While the stated purpose of civil pretrials is settlement, our Rules of Civil Procedure provide a process that has a lot to do with litigation and little to do with settlement. Perhaps it’s no accident that, in the Superior Courts of Justice, the process is referred to as a “pre-trial” rather than as a “settlement conference” as it is in small claims court. This raises the question of whether a settlement approach that is centred on debating facts and legal issues limits the opportunities for settlement. Perhaps it’s time to introduce ADR principles into pretrial conferences.
It is worth noting that the rules governing pretrials contain a checklist of facts, issues, admissions, liability, quantum of damages, the need for expert evidence and trial scheduling. Compliance with this checklist should assist counsel to gauge the strength or weakness of their case, especially where the pretrial judge expresses an opinion. However, not all judges express opinions. So, it remains up to counsel to shift the paradigm from litigation to resolution if settlement is the real purpose of pretrials.
Interestingly, pretrial conference rules don’t contain any reference to interest-based negotiation, which is central to ADR. The only indirect reference that might permit an ADR-based approach is to “any other matter that would assist in achieving a just, most expeditious and least expensive disposition.”
Given the permissive nature of the pretrial rule, we need to ask how ADR principles might find their way into pretrials. And the answer to this lies in the hands of plaintiff’s counsel when preparing a pretrial conference brief. Once the rule’s enumerated matters are satisfied, plaintiff‘s counsel could shift the discussion toward an analysis of the value of the litigation and its costs from the beginning of the action through to the end of trial. This would be particularly helpful where damages might be awarded at the lower end of the Superior Court’s monetary jurisdiction.
And where issues of legal principle increase the chances of an appeal, the financial and timeline costs need to be addressed as well. Even more importantly, the proven inability of a defendant to fully satisfy judgment should also be considered as a critical negotiating factor. Better to accept a reasonable settlement offer rather than risk recovering less or nothing at all.
Where the litigation involves commercial matters, other costs might be addressed, such as the provable opportunity losses each party is likely to suffer while they remain in conflict. Those losses might involve time away from developing new business, bidding on new contracts and wasted development expenses. As well, if the parties need and want to continue to do business with each other but are reluctant to do so while their lawsuit remains unresolved, a cost-benefit analysis focused on their disrupted business relationships would put the dispute in better perspective. Should the lost opportunity costs not justify the litigation, the message is that it’s time to settle.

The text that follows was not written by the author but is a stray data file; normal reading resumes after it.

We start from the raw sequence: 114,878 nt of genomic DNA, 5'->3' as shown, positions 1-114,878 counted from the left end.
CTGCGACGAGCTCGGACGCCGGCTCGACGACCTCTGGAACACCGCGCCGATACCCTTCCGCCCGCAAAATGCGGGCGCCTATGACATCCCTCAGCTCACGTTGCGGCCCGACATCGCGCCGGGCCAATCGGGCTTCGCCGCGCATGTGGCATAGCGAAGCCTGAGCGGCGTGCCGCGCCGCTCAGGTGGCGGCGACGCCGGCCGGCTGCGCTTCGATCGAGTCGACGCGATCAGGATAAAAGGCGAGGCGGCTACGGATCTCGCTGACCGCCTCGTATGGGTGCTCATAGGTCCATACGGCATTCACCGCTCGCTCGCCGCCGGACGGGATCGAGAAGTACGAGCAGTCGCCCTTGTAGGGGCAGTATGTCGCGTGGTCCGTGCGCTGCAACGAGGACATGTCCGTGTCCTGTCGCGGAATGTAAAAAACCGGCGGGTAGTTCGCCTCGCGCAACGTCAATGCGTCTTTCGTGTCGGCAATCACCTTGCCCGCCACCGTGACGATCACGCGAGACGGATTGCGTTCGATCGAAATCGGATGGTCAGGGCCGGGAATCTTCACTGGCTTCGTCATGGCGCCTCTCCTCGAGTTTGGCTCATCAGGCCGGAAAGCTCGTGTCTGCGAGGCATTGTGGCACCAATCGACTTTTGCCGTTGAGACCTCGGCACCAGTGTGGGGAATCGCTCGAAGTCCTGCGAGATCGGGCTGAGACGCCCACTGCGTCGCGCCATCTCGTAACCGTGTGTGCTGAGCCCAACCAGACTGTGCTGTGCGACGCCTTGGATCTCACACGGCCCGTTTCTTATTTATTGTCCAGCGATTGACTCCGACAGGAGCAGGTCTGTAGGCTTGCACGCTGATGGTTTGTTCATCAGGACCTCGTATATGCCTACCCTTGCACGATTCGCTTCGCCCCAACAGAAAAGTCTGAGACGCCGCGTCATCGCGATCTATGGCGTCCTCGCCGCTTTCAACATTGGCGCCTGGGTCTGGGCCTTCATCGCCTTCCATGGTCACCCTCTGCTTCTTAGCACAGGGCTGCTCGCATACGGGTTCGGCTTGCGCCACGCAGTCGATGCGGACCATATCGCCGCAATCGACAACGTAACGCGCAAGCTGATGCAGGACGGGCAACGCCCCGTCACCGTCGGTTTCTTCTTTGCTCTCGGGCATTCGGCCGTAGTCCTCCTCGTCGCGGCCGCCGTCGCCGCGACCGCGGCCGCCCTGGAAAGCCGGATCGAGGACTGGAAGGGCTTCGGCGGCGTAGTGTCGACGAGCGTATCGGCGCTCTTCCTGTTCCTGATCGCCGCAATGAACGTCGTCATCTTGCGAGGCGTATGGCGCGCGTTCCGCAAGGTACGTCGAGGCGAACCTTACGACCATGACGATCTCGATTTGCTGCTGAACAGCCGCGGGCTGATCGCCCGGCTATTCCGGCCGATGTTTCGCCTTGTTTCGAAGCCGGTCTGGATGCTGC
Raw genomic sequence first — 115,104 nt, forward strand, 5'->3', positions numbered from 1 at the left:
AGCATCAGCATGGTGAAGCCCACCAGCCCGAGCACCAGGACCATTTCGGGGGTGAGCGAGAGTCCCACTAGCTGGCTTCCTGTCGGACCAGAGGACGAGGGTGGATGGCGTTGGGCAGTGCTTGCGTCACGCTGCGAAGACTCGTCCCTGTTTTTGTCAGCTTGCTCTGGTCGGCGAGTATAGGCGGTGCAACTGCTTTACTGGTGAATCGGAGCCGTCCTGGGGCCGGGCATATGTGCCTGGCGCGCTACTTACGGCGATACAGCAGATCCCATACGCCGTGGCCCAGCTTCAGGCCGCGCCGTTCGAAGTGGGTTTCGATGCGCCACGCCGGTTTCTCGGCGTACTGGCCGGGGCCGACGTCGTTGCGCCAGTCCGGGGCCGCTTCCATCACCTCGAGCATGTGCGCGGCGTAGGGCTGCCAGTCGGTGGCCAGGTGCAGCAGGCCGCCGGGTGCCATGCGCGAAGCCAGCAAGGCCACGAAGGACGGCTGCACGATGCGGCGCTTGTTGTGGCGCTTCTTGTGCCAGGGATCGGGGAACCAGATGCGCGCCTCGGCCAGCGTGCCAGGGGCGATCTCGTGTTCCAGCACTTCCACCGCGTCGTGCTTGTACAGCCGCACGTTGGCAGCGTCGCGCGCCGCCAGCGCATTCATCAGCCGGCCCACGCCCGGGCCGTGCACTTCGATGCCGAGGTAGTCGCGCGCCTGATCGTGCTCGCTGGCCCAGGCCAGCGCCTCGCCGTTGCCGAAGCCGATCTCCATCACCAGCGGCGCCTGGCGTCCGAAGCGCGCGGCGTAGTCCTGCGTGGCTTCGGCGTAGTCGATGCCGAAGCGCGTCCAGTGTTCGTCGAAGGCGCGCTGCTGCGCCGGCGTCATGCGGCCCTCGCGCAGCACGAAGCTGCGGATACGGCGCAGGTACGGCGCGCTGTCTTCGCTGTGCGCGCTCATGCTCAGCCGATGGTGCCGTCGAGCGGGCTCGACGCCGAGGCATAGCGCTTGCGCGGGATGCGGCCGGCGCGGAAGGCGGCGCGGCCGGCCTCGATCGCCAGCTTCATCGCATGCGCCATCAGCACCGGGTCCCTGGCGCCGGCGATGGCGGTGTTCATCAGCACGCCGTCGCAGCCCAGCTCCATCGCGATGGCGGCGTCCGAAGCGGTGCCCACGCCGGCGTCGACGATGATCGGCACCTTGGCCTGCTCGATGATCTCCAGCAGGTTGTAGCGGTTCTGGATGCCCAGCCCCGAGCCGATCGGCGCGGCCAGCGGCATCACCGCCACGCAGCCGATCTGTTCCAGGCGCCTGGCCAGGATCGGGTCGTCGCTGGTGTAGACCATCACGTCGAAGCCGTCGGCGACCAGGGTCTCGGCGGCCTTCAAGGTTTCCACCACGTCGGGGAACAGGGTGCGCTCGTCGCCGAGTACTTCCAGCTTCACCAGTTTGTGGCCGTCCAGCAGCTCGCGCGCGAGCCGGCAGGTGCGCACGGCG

Another factor that parties face but generally do not openly discuss is litigation fatigue. The longer the battle goes, the more entrenched they become while at the same time the more frustrated they are with the expense of litigation and with long timelines, especially in our larger cities. Provided that counsel enjoy good communications with one another, and parties feel the same way, this may be addressed at a pretrial without sacrificing leverage. Because litigation is stressful, the parties often become passive-aggressive. The critical point is that if plaintiff’s counsel paves the way for this kind of dialogue, it becomes difficult for the defendant’s counsel to appear unresponsive.
For a pretrial conference to work well, counsel need to collaborate with their clients before preparing their pretrial conference briefs. While they do not depend on their clients for information related to the legal issues raised in their briefs, they are unlikely to have the information needed to deal with relevant ADR issues. As well, clients in conflict who attend a pretrial without preparation are more likely to fall back on familiar behavioural patterns, rehashing and blaming the other party. It isn’t surprising that blaming exercises produce vicious circles.
Simply put, the parties need to be prepared to discuss settlement by shifting away from a fault-based discussion to a discussion of all their material and psychological interests. By mapping these out, they may discover that they have more in common than they realize. And it is these common interests that are the springboard for any discussion of workable settlement options. Even if the Rules of Civil Procedure do not expressly mandate this kind of ADR discussion, they do not prevent it. And that provides counsel with an opportunity to work with clients to help them settle.